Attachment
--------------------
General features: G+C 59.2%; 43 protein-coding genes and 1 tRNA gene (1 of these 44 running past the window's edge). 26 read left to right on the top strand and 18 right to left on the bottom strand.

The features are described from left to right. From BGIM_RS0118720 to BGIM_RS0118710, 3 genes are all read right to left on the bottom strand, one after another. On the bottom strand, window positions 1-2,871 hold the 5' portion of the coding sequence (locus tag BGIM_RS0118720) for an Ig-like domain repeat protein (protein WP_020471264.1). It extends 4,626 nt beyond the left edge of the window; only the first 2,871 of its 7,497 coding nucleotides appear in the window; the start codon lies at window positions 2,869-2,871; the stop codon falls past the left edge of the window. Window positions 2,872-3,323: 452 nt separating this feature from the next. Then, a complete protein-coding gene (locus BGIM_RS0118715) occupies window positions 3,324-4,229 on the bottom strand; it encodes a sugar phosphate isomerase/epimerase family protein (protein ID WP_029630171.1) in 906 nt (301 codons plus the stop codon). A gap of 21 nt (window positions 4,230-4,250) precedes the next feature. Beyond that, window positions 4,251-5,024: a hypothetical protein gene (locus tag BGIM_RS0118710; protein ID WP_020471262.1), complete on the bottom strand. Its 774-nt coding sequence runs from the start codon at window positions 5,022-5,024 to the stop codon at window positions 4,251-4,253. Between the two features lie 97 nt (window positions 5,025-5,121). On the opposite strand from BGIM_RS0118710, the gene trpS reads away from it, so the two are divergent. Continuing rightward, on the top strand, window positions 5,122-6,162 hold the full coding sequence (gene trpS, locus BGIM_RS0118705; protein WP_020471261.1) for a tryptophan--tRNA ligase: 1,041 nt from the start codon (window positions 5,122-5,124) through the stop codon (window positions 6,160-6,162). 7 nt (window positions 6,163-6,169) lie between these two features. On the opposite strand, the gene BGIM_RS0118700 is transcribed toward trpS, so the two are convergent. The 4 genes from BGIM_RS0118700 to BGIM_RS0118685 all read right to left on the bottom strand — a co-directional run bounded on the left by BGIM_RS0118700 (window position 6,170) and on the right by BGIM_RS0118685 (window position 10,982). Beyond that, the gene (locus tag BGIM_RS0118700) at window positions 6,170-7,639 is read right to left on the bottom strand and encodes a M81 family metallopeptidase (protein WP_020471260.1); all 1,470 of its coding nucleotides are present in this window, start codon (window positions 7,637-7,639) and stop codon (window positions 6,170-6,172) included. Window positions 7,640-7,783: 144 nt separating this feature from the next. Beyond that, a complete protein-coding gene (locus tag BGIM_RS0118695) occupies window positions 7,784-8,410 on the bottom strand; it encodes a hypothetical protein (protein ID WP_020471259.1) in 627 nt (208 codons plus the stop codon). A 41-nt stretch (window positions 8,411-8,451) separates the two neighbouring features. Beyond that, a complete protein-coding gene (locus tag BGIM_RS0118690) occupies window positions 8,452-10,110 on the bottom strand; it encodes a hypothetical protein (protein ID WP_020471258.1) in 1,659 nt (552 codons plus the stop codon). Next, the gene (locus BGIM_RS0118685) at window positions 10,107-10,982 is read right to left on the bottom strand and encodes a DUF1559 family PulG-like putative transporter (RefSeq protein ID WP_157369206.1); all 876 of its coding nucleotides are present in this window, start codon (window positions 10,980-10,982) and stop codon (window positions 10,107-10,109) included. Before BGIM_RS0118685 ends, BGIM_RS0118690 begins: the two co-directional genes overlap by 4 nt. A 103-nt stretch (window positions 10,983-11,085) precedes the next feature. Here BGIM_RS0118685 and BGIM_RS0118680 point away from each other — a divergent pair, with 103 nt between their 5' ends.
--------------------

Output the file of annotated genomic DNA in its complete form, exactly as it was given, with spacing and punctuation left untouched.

General features: G+C 59.2%; 43 protein-coding genes and 1 tRNA gene (1 of these 44 running past the window's edge). 26 read left to right on the top strand and 18 right to left on the bottom strand.

The features are described from left to right. From BGIM_RS0118720 to BGIM_RS0118710, 3 genes are all read right to left on the bottom strand, one after another. On the bottom strand, window positions 1-2,871 hold the 5' portion of the coding sequence (locus tag BGIM_RS0118720) for an Ig-like domain repeat protein (protein WP_020471264.1). It extends 4,626 nt beyond the left edge of the window; only the first 2,871 of its 7,497 coding nucleotides appear in the window; the start codon lies at window positions 2,869-2,871; the stop codon falls past the left edge of the window. Window positions 2,872-3,323: 452 nt separating this feature from the next. Then, a complete protein-coding gene (locus BGIM_RS0118715) occupies window positions 3,324-4,229 on the bottom strand; it encodes a sugar phosphate isomerase/epimerase family protein (protein ID WP_029630171.1) in 906 nt (301 codons plus the stop codon). A gap of 21 nt (window positions 4,230-4,250) precedes the next feature. Beyond that, window positions 4,251-5,024: a hypothetical protein gene (locus tag BGIM_RS0118710; protein ID WP_020471262.1), complete on the bottom strand. Its 774-nt coding sequence runs from the start codon at window positions 5,022-5,024 to the stop codon at window positions 4,251-4,253. Between the two features lie 97 nt (window positions 5,025-5,121). On the opposite strand from BGIM_RS0118710, the gene trpS reads away from it, so the two are divergent. Continuing rightward, on the top strand, window positions 5,122-6,162 hold the full coding sequence (gene trpS, locus BGIM_RS0118705; protein WP_020471261.1) for a tryptophan--tRNA ligase: 1,041 nt from the start codon (window positions 5,122-5,124) through the stop codon (window positions 6,160-6,162). 7 nt (window positions 6,163-6,169) lie between these two features. On the opposite strand, the gene BGIM_RS0118700 is transcribed toward trpS, so the two are convergent. The 4 genes from BGIM_RS0118700 to BGIM_RS0118685 all read right to left on the bottom strand — a co-directional run bounded on the left by BGIM_RS0118700 (window position 6,170) and on the right by BGIM_RS0118685 (window position 10,982). Beyond that, the gene (locus tag BGIM_RS0118700) at window positions 6,170-7,639 is read right to left on the bottom strand and encodes a M81 family metallopeptidase (protein WP_020471260.1); all 1,470 of its coding nucleotides are present in this window, start codon (window positions 7,637-7,639) and stop codon (window positions 6,170-6,172) included. Window positions 7,640-7,783: 144 nt separating this feature from the next. Beyond that, a complete protein-coding gene (locus tag BGIM_RS0118695) occupies window positions 7,784-8,410 on the bottom strand; it encodes a hypothetical protein (protein ID WP_020471259.1) in 627 nt (208 codons plus the stop codon). A 41-nt stretch (window positions 8,411-8,451) separates the two neighbouring features. Beyond that, a complete protein-coding gene (locus tag BGIM_RS0118690) occupies window positions 8,452-10,110 on the bottom strand; it encodes a hypothetical protein (protein ID WP_020471258.1) in 1,659 nt (552 codons plus the stop codon). Next, the gene (locus BGIM_RS0118685) at window positions 10,107-10,982 is read right to left on the bottom strand and encodes a DUF1559 family PulG-like putative transporter (RefSeq protein ID WP_157369206.1); all 876 of its coding nucleotides are present in this window, start codon (window positions 10,980-10,982) and stop codon (window positions 10,107-10,109) included. Before BGIM_RS0118685 ends, BGIM_RS0118690 begins: the two co-directional genes overlap by 4 nt. A 103-nt stretch (window positions 10,983-11,085) precedes the next feature. Here BGIM_RS0118685 and BGIM_RS0118680 point away from each other — a divergent pair, with 103 nt between their 5' ends.